Wanna know more? Read my step by step Harry Potter Walking Tour of London.
Although the Regent’s Canal by no means begins or ends in King’s Cross – the King’s Cross stretch is particularly pleasant. Pretty barges putt along the water, while others moored on the edges bring a hodgepodge of colour to the scene.
It’s all very pretty and makes for a nice walk (you can even carry on along the canal to Little Venice if you’re feeling spry).
Don’t miss Word on the Water (featured in the shopping section below) – a bookshop on a canal barge moored just next to Granary Square, which has to take the prize as one of London’s best-located (and looking) bookshops.
Stroll past Granary Square on a hot day and you’ll see all manner of Londoners enjoying this large open square that forms part of the newish King’s Cross development.
There’s not a tonne to see on the square itself (although I guarantee you can have a lot of fun trying not to get soaked as you dodge between the jets of the ground-level fountain) but there’s plenty of space to loll around on, some great eateries (including Caravan) and a nice stretch of levelled seating overlooking the canal.
The British Library
Contemporary architectural powerhouse or ugly oversized police-station? That’s the question that seems to plague the distinctive architecture of The British Library.
However you feel about the architecture, there’s no denying that the library is a book lover’s dream. As one of the UK’s rare copyright libraries, the collection contains over 25 million books – accessed via a series of spacious reading rooms (though you have to be a member to enter the reading rooms.
Away from that, the British Library’s permanent exhibition “The Treasures of the British Library” displays important historic items in the collection – including Shakespeare’s First Folio and the Gutenberg Bible.
There’s also an ever-changing lineup of temporary exhibitions, talks and workshops too – like I said, a book lover’s total dream.
The Wellcome Collection is one of London’s newest free museums – but even though it only opened in 2007, it’s become a must for those looking to explore one of the city’s weirdest collections.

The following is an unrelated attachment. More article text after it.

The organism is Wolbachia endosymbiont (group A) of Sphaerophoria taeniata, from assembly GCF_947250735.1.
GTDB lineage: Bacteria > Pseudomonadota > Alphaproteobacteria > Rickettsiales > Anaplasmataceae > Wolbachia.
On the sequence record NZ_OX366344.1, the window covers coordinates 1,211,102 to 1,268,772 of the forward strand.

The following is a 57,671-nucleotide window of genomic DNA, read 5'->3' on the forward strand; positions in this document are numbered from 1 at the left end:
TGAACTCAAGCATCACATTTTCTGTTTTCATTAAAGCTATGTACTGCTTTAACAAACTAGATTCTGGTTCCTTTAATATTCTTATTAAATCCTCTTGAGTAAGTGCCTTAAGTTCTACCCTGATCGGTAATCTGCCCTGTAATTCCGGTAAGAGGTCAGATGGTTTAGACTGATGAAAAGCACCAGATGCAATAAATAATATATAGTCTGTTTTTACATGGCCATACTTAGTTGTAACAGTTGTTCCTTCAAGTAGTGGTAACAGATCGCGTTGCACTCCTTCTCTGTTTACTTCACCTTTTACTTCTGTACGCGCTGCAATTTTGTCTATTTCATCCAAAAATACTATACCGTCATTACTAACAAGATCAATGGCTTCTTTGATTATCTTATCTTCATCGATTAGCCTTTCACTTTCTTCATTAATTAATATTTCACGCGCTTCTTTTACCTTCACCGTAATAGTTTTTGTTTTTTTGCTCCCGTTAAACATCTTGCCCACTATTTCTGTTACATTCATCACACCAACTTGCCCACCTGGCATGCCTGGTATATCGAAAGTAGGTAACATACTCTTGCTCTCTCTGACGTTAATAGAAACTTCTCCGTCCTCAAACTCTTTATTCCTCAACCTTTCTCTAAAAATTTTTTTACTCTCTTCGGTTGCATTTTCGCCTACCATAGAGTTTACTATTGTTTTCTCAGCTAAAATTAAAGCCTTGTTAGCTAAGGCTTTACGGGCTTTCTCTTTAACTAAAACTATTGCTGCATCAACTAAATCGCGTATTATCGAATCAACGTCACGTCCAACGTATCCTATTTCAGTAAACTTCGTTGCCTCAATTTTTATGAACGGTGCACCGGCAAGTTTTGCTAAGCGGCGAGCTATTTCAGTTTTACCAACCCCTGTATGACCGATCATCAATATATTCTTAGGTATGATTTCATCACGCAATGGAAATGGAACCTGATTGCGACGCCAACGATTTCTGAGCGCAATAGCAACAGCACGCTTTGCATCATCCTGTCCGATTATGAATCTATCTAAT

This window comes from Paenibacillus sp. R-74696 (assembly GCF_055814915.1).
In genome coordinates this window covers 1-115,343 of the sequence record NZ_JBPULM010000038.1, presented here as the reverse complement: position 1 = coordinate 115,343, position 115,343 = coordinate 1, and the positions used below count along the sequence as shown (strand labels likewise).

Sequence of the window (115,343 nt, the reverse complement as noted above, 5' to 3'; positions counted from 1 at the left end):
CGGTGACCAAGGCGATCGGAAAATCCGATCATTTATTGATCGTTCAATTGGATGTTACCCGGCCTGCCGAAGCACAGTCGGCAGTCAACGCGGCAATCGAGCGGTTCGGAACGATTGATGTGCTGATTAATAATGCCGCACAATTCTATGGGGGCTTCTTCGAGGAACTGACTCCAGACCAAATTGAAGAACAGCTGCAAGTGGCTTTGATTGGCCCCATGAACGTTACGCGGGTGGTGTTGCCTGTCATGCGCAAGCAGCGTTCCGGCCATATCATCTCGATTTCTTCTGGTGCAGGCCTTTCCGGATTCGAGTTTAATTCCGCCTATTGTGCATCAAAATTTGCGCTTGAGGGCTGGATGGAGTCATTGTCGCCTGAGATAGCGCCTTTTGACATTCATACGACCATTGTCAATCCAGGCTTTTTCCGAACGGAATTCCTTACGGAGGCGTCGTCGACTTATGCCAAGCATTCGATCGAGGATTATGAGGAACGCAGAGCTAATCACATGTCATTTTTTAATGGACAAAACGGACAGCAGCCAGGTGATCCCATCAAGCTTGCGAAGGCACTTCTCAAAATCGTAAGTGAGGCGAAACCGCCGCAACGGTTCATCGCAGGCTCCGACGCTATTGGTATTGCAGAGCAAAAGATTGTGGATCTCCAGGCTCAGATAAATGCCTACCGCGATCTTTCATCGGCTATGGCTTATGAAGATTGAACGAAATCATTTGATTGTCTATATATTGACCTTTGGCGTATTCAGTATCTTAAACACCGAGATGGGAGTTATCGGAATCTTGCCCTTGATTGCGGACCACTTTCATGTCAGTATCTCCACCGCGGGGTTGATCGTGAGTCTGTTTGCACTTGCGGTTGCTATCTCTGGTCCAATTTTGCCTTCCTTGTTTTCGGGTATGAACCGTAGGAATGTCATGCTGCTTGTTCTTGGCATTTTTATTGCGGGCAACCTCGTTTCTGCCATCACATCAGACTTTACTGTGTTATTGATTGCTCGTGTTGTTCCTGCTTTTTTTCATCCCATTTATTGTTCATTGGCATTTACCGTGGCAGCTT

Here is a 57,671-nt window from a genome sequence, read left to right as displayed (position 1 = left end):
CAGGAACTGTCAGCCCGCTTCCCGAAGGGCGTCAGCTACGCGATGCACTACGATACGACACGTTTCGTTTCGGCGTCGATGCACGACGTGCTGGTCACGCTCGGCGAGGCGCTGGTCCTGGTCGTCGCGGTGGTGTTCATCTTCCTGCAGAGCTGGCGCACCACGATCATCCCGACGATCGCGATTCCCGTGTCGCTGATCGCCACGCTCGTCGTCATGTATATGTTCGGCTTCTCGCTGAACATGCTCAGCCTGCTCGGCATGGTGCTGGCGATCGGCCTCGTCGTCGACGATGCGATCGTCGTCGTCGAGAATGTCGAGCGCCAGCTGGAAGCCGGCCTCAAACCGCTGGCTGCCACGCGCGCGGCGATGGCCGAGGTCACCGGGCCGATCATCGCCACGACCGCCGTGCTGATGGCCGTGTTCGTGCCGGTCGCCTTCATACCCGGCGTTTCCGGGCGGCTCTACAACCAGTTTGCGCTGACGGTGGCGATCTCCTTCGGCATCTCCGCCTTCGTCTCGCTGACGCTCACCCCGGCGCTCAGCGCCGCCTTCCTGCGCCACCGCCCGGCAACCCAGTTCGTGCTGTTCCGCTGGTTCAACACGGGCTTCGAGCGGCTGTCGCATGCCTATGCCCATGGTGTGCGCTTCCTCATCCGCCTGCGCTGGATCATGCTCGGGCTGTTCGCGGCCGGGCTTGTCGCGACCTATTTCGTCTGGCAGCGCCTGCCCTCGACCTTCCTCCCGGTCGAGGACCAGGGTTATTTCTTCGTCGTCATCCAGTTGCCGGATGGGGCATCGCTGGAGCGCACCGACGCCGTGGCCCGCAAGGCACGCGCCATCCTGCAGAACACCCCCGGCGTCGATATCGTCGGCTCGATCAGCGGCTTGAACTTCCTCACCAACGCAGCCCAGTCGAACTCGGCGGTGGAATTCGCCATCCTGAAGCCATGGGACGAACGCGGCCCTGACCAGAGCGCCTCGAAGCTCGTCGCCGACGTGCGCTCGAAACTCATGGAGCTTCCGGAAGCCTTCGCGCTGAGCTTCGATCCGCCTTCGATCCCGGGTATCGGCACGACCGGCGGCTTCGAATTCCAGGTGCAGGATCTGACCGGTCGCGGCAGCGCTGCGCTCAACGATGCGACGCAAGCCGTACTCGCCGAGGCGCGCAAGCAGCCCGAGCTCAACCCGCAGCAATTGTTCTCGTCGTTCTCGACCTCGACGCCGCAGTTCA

It doesn’t sound that interesting on the face of it: a museum dedicated to medicine – but in today’s contemporary world it can be easy to forget just how gruesome, weird and sometimes completely bonkers the medical world of yesteryear actually was.
Add to that the eclectic range of the collection amassed by Henry Wellcome himself, and you go some way to explaining why this is one of London’s quirkiest and most interesting museums.
There aren’t many bits of King’s Cross that feel beautiful in the way that neighbouring Bloomsbury does but you’ll certainly find one pocket of pretty at Woburn Walk. A smattering of 18th and 19th century houses, some original gas lamps and some ye olde style shops complete the effect.
Interestingly, this was the first purpose-built pedestrianised shopping street in the city. Built in 1822 – at least superficially not much has changed since the Georgian era.
The Magic Circle
If you want to visit The Magic Circle’s fascinating museum, you’re going to have to buy a ticket to one of their events. Not exactly a hardship – who wouldn’t want to see a show put on by some of the most talented magicians in the world.
While the shows vary from season to season, the museum itself is relatively unchanging.
Expect to see a ginormous collection of props and memorabilia – you can even take a peek at the original Zig Zag Girl construction that Robert Harbin used to convince people he’d chopped his muse into three parts. It’s fascinating stuff.
King’s Cross St Pancras Tunnel
Helping you run the gauntlet from the stations to Granary Square the light tunnel is 90 metres of pure ‘grammable delight and one of my favourite things to do near St Pancras.
I have to say, it’s very hard to resist striking a cheeky pose as you stroll through the tunnel. Even if you do, the hypnotically changing miasma of colours may just put you in a mild trance instead.